I loathe PowerPoint presentations. There’s just about nothing in business I more dread.
In this I seem to be in a minority. PowerPoint is acknowledged to be the most popular tool for creating slide show presentations and an essential sales tool for many of my entrepreneurial colleagues. From what I read in Microsoft documents on the Internet there are well over 300 million PowerPoint users in the world, including over 30 million per day and over a million going on right now. My guess is the majority of these are boring their listeners to death.
I don’t use PowerPoint (or any of its alternative cousins). Here’s why: I want people to listen to me, the wonderful me. Now, admittedly, my outsourced sales company, Corporate Rain International, lends itself to a more simple presentation than, say, a complex, rococo technology sale. My company is primarily about a bespoke service and quality of strategic sales execution into the C-suite. But, even when selling computer hardware, software or other technological wonderment, buyers hire who they know and like. Anything that clouds or vitiates the urgency of that personal selling relationship is counterproductive.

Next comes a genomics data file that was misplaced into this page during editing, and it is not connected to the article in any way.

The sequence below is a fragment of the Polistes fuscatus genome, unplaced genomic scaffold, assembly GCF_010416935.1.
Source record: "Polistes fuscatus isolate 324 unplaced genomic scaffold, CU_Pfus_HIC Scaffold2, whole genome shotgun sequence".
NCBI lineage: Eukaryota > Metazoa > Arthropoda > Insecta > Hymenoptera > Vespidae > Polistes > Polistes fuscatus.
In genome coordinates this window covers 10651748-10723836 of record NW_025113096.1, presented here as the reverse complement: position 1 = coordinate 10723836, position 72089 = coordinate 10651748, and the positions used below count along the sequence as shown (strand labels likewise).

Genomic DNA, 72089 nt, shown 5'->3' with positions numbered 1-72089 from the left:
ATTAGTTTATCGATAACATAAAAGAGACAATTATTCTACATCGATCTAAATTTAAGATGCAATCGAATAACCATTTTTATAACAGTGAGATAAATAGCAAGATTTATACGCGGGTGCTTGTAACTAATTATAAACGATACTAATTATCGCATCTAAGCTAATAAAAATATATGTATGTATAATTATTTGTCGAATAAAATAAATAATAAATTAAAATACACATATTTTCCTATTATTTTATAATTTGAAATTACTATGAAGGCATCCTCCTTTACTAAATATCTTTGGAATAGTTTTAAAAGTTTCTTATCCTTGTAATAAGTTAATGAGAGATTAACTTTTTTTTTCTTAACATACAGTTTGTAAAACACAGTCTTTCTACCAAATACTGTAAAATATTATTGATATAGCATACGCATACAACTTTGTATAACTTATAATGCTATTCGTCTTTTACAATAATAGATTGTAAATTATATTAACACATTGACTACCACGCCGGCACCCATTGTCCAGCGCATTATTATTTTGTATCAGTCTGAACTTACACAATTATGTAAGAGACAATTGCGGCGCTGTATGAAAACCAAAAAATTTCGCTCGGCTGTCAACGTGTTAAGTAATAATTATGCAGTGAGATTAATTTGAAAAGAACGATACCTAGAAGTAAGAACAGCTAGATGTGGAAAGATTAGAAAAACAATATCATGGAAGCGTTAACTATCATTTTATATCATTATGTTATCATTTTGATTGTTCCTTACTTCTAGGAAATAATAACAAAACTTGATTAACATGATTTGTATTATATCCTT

The simple truth is the more efficaciously naked you can be emotionally, the more compelling you become as a salesman. PowerPoint puts a layer between the salesman and the client that I prefer not to have. This makes selling a more personal and courageous, as well as compelling, act.
Of course, I don’t mean to be absurdly reductionist in my intuitive salesman’s dislike of PowerPoint. Obviously there are necessary moments for the graphic and visual. But, even when necessary, it should be kept simple, as should almost everything in sales.
“Imagine a widely used and expensive prescription drug that promised to make us beautiful but didn’t. Instead the drug had frequent, serious side effects: It induced stupidity, turned everyone into bores, wasted time and degraded the quality and credibility of communication.”
That rather neatly sums up my sales instincts on the use of PowerPoint.
Last week (July 27 blog) I noted that there is growing scientific evidence that people who excessively multitask and watch busy multimedia presentations retain much less than those who take in information in a more sedate and focused manner. In my opinion, PowerPoint is another exemplar of this phenomenon.